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Outcomes of Barretts oesophagus related to systemic sclerosis: a 3-year EULAR Scleroderma Trials and Research prospective follow-up study.
Rheumatology (Oxford)
PUBLISHED: 03-16-2011
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Barretts oesophagus (BE) is the major risk factor for oesophageal adenocarcinoma (EAC). SSc is associated with an increased risk of BE related to chronic reflux. The aim of this study is to determine the outcomes of BE and estimate the EAC risk in SSc patients over a 3-year prospective study.
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Association study of ITGAM, ITGAX, and CD58 autoimmune risk loci in systemic sclerosis: results from 2 large European Caucasian cohorts.
J. Rheumatol.
PUBLISHED: 03-01-2011
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Accumulating evidence shows that shared autoimmunity is critical for the pathogenesis of many autoimmune diseases. Systemic sclerosis (SSc) belongs to the connective tissue disorders, and recent data have highlighted strong associations with autoimmunity genes shared with other autoimmune diseases. To determine whether novel risk loci associated with systemic lupus erythematosus or multiple sclerosis may confer susceptibility to SSc, we tested single-nucleotide polymorphisms (SNP) from ITGAM, ITGAX, and CD58 for associations.
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Chronic recurrent multifocal osteomyelitis.
Joint Bone Spine
PUBLISHED: 01-06-2011
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Chronic recurrent multifocal osteomyelitis (CRMO), also known as chronic nonbacterial osteomyelitis, is an orphan disease that manifests as recurrent flares of inflammatory bone pain with or without a fever. The pain is related to one or more foci of nonbacterial osteomyelitis. To distinguish unifocal CRMO from a tumor or an infection, a bone biopsy is required in nearly all patients and a trial of antibiotic therapy in many. CRMO is now considered the pediatric equivalent of SAPHO syndrome, and recent data suggest that CRMO should be classified among the autoinflammatory diseases. The treatment of CRMO is not standardized. Although no randomized placebo-controlled trials are available, there is general agreement that nonsteroidal antiinflammatory drugs constitute the best first-line treatment and that bisphosphonates and biotherapies such as TNF? antagonists are effective in the most severe forms. Although CRMO is considered a benign disease, recent data suggest an up to 50% rate of residual impairments despite optimal management.
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Association study of serotonin transporter gene (SLC6A4) in systemic sclerosis in European Caucasian populations.
J. Rheumatol.
PUBLISHED: 04-15-2010
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Serotonin is a key contributing factor in pulmonary arterial hypertension (PAH) by inducing pulmonary arterial smooth muscle cell (PA-SMC) proliferation. This relates specifically to the internalization process in PA-SMC of the serotonin transporter (SLC6A4 or 5-HTT). A long (L)/short (S) (44 base pair insertion) functional polymorphism within the promoter of the transporter SLC6A4 gene has been reported to be associated with familial and idiopathic PAH. Our objective was to determine whether polymorphisms of SLC6A4 confer susceptibility to SSc and its vascular phenotype.
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Phenotype-haplotype correlation of IRF5 in systemic sclerosis: role of 2 haplotypes in disease severity.
J. Rheumatol.
PUBLISHED: 03-15-2010
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Identification of an association between IRF5 rs2004640 and systemic sclerosis (SSc) has highlighted a key role for type 1 interferon (IFN). Additional functional IRF5 variants have been identified as autoimmune susceptibility factors. Our aim was to investigate whether IRF5 haplotypes confer susceptibility to SSc, and to perform genotype haplotype-phenotype correlation analyses.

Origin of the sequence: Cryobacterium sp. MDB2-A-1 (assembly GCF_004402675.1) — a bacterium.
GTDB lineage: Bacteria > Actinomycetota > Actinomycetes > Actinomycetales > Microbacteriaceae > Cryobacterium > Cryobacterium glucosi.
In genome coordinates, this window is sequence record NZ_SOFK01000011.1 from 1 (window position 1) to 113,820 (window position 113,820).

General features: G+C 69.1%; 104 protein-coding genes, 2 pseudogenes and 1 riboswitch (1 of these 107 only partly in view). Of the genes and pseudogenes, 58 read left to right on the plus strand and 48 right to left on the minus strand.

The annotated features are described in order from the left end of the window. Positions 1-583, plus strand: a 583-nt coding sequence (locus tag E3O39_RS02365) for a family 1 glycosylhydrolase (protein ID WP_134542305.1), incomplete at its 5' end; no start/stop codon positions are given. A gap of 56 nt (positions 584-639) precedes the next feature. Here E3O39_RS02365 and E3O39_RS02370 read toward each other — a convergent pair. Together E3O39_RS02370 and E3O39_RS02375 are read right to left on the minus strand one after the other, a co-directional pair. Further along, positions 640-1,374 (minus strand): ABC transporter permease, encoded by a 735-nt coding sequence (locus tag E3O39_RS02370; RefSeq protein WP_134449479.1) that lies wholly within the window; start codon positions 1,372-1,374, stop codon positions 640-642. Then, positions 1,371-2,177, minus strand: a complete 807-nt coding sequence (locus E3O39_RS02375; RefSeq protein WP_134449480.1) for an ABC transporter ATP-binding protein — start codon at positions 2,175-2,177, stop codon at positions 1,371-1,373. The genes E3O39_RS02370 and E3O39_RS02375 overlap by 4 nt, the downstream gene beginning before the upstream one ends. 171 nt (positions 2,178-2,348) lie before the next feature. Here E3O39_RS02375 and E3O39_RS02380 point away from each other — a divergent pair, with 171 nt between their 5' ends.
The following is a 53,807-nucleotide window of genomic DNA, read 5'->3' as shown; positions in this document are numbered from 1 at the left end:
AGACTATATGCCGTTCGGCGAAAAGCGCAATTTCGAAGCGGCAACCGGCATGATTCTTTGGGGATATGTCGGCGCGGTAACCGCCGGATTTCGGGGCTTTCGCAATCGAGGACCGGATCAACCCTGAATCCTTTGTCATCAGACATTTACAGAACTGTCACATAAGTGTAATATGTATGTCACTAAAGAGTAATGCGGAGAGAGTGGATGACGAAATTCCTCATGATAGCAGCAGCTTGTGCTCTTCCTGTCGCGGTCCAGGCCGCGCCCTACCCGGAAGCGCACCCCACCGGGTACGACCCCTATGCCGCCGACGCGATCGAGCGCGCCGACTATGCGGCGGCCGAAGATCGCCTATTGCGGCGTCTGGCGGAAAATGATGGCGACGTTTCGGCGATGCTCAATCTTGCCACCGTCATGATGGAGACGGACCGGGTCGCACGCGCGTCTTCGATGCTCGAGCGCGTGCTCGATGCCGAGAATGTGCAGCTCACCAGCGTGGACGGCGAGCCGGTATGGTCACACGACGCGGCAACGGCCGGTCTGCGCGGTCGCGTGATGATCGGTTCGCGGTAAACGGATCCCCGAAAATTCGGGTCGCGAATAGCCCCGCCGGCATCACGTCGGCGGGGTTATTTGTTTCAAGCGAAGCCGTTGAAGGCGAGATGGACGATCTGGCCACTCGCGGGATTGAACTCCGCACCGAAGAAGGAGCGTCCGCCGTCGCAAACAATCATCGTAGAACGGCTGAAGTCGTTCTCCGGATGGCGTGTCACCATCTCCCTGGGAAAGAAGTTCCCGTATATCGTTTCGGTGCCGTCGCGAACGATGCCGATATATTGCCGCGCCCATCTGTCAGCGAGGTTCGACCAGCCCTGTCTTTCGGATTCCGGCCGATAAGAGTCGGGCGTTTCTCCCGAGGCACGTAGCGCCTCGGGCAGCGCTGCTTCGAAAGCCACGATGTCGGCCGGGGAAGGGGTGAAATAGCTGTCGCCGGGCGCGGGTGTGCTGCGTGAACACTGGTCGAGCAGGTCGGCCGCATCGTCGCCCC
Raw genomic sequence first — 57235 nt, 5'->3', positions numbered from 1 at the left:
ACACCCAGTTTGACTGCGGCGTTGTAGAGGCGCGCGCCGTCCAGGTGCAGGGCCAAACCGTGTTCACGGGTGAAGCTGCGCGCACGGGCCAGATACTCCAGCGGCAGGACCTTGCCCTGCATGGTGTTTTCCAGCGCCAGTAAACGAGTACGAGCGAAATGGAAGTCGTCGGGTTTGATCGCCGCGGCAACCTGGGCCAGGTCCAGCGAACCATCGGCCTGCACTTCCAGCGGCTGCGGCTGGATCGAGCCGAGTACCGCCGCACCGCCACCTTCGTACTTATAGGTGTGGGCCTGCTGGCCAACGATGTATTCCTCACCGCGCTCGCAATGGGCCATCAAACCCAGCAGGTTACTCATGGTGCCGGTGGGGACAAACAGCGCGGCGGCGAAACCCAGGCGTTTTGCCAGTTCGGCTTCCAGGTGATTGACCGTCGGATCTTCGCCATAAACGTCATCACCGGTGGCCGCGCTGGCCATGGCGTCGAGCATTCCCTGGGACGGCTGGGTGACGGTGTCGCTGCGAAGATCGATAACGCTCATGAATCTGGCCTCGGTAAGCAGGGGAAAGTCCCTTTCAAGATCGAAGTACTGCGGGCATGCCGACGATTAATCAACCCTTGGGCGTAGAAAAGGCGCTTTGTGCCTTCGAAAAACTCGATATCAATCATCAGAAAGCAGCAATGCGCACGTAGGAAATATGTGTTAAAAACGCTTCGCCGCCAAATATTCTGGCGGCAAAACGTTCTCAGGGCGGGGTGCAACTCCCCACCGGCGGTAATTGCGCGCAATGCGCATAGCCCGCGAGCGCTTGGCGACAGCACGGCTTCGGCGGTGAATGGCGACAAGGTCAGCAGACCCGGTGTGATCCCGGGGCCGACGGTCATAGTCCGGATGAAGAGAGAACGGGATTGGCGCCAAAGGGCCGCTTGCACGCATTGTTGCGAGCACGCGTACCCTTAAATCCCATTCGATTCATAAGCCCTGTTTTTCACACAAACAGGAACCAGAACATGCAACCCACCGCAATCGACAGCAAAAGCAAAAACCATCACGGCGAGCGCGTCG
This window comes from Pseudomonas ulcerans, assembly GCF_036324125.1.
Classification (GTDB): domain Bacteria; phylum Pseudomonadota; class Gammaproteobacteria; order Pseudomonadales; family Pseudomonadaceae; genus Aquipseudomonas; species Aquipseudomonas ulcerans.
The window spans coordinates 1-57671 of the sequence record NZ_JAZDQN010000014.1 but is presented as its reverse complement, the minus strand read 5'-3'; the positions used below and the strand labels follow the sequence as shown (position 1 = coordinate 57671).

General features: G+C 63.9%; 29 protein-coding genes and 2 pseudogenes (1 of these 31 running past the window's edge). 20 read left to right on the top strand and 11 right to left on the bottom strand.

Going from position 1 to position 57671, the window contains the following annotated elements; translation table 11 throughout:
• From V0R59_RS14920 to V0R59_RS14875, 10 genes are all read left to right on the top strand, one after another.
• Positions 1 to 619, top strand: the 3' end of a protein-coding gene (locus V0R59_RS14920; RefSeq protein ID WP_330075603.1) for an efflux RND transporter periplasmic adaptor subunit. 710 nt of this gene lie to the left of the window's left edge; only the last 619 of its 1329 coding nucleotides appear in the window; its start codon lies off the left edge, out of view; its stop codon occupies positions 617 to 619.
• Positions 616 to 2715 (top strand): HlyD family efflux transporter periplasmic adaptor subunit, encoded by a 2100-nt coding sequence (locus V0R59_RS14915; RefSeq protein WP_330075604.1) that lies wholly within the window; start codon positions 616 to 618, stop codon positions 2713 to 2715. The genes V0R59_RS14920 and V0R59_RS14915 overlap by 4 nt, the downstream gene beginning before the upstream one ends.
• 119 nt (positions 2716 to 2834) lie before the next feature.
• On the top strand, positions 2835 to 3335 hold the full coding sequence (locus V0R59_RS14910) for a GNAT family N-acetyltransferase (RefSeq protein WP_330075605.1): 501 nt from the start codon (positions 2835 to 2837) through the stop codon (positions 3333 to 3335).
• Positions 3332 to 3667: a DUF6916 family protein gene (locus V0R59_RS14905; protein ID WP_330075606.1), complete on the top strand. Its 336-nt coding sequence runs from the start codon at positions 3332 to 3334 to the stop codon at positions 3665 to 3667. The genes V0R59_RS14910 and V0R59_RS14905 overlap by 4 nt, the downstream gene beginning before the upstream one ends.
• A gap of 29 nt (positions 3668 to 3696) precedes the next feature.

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Coccidioidomycosis of the spine in an immunocompetent patient.
Joint Bone Spine
PUBLISHED: 02-24-2010
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Coccidioidomycosis is a fungal disease caused by inhalation of airborne particles of Coccidioides spp. Coccidioidomycosis is endemic in several parts of the South-western US and South America. There are no symptoms in 60% of cases and, when symptoms exist, they usually consist of mild flu-like manifestations or mild lung disease. Disseminated coccidioidomycosis accounts for only 5% of symptomatic cases but can be life-threatening. The main targets of disseminated coccidioidomycosis are the skin, lymphoid tissue, central nervous system, and musculoskeletal system. Prolonged antifungal therapy is required and some patients may need surgical debridement. We report a case of disseminated spinal coccidioidomycosis in an immunocompetent patient.
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Association of metalloproteinase gene polymorphisms with systemic sclerosis in the European Caucasian population.
J. Rheumatol.
PUBLISHED: 01-28-2010
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Systemic sclerosis (SSc) is classified among the complex genetic disorders and is characterized by massive extracellular matrix deposits. These may be due to overactivation of transforming growth factor ss that may be in part a result of abnormal remodeling of extracellular matrix and microfibrils. Metalloproteinases (MMP) are a family of proteolytic enzymes, and MMP 2, 9, and 14 contribute to the degradation of microfibrils. Our aim was to determine whether polymorphisms of the MMP2, MMP9, and MMP14 genes confer susceptibility to SSc in a large population.
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Pulmonary arterial hypertension occurrence after liver transplant in systemic sclerosis: a report of 2 cases sustainably treated by sildenafil.
Clin. Exp. Rheumatol.
PUBLISHED: 01-12-2010
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We present the unusual cases of 2 systemic sclerosis patients with a history of liver transplant, who developed pulmonary hypertension in the course of their diseases. Sildenafil was the preferred pulmonary arterial hypertension drug because of its safety within this context. Clinical and functional responses were good, with a follow-up of more than 2 years.